There was discussion already about creating a European capital market union, which would replace the patchwork of national financial market regulations with a single common European standard and a single common European regulator. This spring, a banking regulation union was completed, creating a single regulatory standard and a single regulator for banks in the euro zone (the group of countries using the euro as its currency). National regulators were brought under the supervision of the European Central Bank (ECB), which also now directly regulates the largest banks.

Although membership of the banking union was mandatory for the euro zone, Britain was able to negotiate an opt-out for E.U. members that retained their own national currencies. However, as a nonmember, Britain will not be part of the negotiations over capital market union and thus will find it hard to preserve both access to European markets and freedom from European regulation.

Access without regulatory advantages would be a middle ground 

A second possible post-Brexit scenario would see British financial firms retaining the financial passport, but only if they submit to European financial regulation. London would retain access but lose the advantage of lighter regulation. This, too, would make Frankfurt or Paris a more attractive location for financial firms.

Moreover, Britain, as a nonmember, could less effectively protect the interests of its financial firms in debates over further financial regulation than member states like Germany or France. While France or Germany could advocate for terms that would help their respective financial centers, Britain would be on the outside looking in.

This scenario wouldn’t lead to London collapsing as a financial services hub, as firms already in London would keep their access. It would, however, diminish the importance of London. British financial firms might stay in London, but American or other non-European firms that had set up their European subsidiaries there might strongly consider relocation to a city inside the European Union. After all, London would no longer have regulatory advantages. Furthermore, by moving base they might be able to get the support of a state that could still influence E.U. regulation.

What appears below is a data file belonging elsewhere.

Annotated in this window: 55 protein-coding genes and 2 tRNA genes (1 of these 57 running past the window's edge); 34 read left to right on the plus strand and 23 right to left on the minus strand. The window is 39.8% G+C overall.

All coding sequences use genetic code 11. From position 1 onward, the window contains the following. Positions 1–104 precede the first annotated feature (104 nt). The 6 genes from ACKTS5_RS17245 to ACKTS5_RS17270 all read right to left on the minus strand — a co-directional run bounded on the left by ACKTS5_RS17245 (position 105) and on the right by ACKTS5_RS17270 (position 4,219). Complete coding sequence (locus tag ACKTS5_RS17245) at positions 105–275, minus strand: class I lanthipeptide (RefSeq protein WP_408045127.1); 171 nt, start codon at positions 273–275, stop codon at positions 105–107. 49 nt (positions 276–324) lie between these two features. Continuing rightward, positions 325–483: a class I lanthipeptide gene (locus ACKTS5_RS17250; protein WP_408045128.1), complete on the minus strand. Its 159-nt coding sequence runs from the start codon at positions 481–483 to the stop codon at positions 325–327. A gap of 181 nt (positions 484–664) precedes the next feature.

Losing access would have enormous consequences

The worst-case scenario for British financial services would be the loss of the financial passport. This would mean that London-based firms could not sell to European customers without establishing a subsidiary in the European Union. Firms that wanted to sell services to European customers would have to relocate to a city such as Paris or Frankfurt. U.S. firms would certainly move their European branches. It’s conceivable that some of the major British banks or other financial firms might relocate their headquarters to the continent. HSBC in particular has repeatedly threatened relocation if London became less attractive.

This could have dire implications for the U.K. 

If London loses the financial passport, there would be dire consequences for London and thus for the British economy overall. As noted above, financial services directly contribute 8 to 10 percent of British GDP. This doesn’t include spillover benefits for other London businesses. Given this, it’s small wonder that London voted overwhelmingly to remain in the E.U.

British negotiators will place a strong priority on retaining the financial passport in any post-Brexit deal. However, even this may not help London very much if the city loses its regulatory advantages.

Christopher Mitchell is a visiting assistant professor of international affairs at George Washington University.